Principal Investigator: Matthew J. Major, PhD
Mentors: Steven A. Gard, PhD (Jesse Brown VAMC); Mark Grabiner, PhD (University of Illinois Chicago); Young-Hui Chang (Georgia Institute of Technology); Marc Applebaum, MD (Jesse Brown VAMC); Keith Gordon, PhD (Edward Hines, Jr. VAMC); Mark Huang, MD (Rehabilitation Institute of Chicago)
Funded by: Department of Veterans Affairs, Rehabilitation Research and Development, Career Development Award (CDA-2)
Status: In progress
Lower limb prosthesis users are known to be at a substantially increased fall risk compared to able-bodied individuals. The interaction among increased fall risk, reduced balance confidence, and high prevalence of a fear of falling often leads to restricted mobility and loss of independence in this patient group. Furthermore, fall risk increases with progressing age, as aging affects musculoskeletal and somatosensory systems that are vital to controlling upright balance and are already compromised in persons with lower limb amputation.
The cause of falls and the role that sensory-motor function for maintaining upright balance plays in fall risk of lower limb prosthesis users is poorly understood. The effects of reduced sensory-motor function on upright balance in older adults has been extensively studied and led to the development of effective assessment tools and intervention strategies that can minimize fall risk. However, the dearth of similar studies and a relatively poor understanding of the complicating effects of lower limb amputation on upright balance have significantly hampered progress toward addressing this important concern for lower limb prosthesis users. Therefore, the primary objective of this research is to develop an improved understanding of the sensory-motor mechanisms underlying upright balance and fall risk in older persons with lower limb amputation.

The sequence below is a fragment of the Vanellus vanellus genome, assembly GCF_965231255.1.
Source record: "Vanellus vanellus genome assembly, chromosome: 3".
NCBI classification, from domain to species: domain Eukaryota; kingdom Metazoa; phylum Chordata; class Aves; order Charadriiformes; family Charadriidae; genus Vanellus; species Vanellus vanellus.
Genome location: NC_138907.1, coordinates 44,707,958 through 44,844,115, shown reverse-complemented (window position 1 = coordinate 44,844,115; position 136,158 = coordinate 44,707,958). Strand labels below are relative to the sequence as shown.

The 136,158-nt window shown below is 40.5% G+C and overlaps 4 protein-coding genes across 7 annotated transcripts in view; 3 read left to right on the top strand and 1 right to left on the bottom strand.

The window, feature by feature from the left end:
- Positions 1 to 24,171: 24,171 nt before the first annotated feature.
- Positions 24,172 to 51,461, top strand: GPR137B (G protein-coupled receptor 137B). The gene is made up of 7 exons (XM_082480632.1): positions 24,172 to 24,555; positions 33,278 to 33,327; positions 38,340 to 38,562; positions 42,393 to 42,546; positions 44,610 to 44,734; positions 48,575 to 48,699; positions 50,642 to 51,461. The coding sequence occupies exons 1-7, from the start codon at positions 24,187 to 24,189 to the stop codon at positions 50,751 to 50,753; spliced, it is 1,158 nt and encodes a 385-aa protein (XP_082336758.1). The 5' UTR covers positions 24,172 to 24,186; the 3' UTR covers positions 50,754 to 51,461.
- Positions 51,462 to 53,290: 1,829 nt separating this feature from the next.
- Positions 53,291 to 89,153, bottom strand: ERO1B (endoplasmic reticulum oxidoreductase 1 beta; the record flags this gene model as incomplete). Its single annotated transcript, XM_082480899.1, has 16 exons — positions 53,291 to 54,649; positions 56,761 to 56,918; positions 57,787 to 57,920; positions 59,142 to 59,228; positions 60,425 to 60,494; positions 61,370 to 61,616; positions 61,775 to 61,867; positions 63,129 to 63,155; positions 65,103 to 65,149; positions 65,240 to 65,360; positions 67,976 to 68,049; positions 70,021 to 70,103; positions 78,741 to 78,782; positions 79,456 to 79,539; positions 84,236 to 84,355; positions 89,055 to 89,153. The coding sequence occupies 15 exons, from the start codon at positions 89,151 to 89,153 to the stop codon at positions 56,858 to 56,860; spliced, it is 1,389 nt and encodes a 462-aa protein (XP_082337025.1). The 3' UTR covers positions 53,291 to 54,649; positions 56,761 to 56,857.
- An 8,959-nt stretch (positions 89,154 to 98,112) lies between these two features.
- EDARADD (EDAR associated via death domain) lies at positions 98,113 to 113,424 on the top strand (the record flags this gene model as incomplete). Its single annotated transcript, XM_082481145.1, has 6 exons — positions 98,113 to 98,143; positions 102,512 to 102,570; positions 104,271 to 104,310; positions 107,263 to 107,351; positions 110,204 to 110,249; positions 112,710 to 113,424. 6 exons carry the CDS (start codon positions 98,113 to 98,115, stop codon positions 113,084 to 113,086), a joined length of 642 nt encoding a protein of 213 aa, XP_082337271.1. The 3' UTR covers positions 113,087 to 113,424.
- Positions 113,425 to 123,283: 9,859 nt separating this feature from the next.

A better understanding of the relationships between fall risk and various outcome measures can inform the development of intervention techniques to improve functional balance. An improvement in upright balance will reduce the incidence of falls and fall-related injuries in this patient group; and also will increase their daily community participation, encourage independent living, and improve their overall quality of life.
Major M, Fatone S, Roth EJ. (2013) Validity and reliability of the Berg Balance Scale for community-dwelling persons with lower-limb amputation. Archives of Physical Medicine and Rehabilitation 94:2194-202.
Major M, Stine R, Gard SA. (2013) The effects of walking speed and prosthetic ankle adapters on upper extremity dynamics and stability-related parameters in bilateral transtibial amputee gait. Gait & Posture 38:858-863.